Fl. Bor.-Amer. 1: 27. 1803.
Herbs, annual, cespitose or single-stemmed. Culms trigonous, easily compressed, 30–75 cm × 1–5 mm, basally soft, glabrous. Leaves 1–3, usually withered at anthesis, V-shaped, 5–35 cm × 2–8 mm. Inflorescences: spikes loosely ovoid, 5–25 × 8–22 mm; rays (3–)5–11, 0.4–20 cm; 2d order rays occasionally present, 5–28 mm; bracts 3–7, horizontal to ascending at 30°, (2–)8–35 cm × (1–)4–10 mm. Spikelets 6–60, linear to lanceoloid, 7–30 × 2–3 mm, margins appearing serrate; floral scales 6–24, loosely overlapping, light brown to reddish brown, with conspicuous clear border, medially greenish, 5–7-ribbed, ovate-obovate, (1.4–)1.7–2.3 × 1.4–2 mm, apex acute to obtuse. Flowers: stamens 2–3; anthers 0.4 mm, connective apex reddish, to 0.1 mm; styles 0.1–0.3 mm; stigmas 0.7–1.5 mm. Achenes jet black to dark reddish brown, sessile, obovoid, broadly rounded, 1.2–1.6 × 0.6–1.1 mm, surfaces minutely punctate.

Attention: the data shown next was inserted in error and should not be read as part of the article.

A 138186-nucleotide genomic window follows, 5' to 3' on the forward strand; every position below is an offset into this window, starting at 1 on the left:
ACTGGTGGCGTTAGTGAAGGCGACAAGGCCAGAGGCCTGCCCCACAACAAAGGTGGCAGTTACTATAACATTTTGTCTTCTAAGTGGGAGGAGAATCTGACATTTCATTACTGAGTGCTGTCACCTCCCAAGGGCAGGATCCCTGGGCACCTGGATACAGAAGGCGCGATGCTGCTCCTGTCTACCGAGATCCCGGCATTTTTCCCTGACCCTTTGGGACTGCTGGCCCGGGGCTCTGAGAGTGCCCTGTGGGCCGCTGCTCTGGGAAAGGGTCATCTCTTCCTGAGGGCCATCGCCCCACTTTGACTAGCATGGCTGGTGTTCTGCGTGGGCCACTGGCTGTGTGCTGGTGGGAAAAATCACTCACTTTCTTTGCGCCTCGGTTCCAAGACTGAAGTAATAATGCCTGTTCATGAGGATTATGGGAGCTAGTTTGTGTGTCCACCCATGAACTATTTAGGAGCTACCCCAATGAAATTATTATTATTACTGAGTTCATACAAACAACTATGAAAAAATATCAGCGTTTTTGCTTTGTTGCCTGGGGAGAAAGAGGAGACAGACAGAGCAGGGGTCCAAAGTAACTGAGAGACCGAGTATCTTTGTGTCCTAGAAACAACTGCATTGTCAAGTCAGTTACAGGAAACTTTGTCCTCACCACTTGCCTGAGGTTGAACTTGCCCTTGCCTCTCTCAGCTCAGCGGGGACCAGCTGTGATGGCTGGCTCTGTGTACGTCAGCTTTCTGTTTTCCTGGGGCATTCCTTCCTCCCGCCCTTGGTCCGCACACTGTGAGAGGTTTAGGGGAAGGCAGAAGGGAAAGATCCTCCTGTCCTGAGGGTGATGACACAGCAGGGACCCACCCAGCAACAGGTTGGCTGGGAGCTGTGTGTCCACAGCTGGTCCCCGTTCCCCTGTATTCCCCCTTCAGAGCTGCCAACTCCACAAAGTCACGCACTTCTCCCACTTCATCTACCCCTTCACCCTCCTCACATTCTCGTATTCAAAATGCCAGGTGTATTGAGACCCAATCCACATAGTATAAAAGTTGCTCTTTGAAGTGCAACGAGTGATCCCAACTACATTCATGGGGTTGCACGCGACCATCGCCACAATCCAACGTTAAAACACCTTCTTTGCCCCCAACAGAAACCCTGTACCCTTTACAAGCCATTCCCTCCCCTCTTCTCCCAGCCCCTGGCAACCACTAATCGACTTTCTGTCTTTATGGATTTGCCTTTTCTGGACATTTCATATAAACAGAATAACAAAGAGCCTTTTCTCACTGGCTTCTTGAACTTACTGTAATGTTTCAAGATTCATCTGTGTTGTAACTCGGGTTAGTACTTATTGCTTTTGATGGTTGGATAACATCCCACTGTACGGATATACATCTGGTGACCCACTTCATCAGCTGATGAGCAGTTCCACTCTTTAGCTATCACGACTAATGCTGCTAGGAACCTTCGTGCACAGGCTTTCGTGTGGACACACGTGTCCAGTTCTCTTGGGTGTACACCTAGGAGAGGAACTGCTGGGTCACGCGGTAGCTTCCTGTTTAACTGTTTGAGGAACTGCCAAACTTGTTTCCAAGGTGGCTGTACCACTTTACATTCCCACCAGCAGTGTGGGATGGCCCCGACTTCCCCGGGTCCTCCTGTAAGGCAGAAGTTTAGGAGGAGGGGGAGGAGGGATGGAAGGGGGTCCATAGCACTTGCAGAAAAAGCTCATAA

Phenology: Fruiting summer–early fall.
Habitat: Emergent shorelines, roadsides ditches, marshes
Elevation: 0–200 m
Introduced; Ala., Ariz., Fla., Ga., Ky., La., Miss., Mo., N.Mex., N.C., Pa., S.C., Tex., Va., Mexico, Central America, South America, Asia, Africa.
Cyperus flavicomus has long been called C. albomarginatus (see G. C. Tucker 1994). The closely related (perhaps not distinct) C. macrostachyos Lamarck, a pantropical subspecies, has been reported from Central America; the relationship of the two species needs further study.
Cyperus flavicomus has been introduced in New York; it has not persisted there (R. S. Mitchell and G. C. Tucker 1997).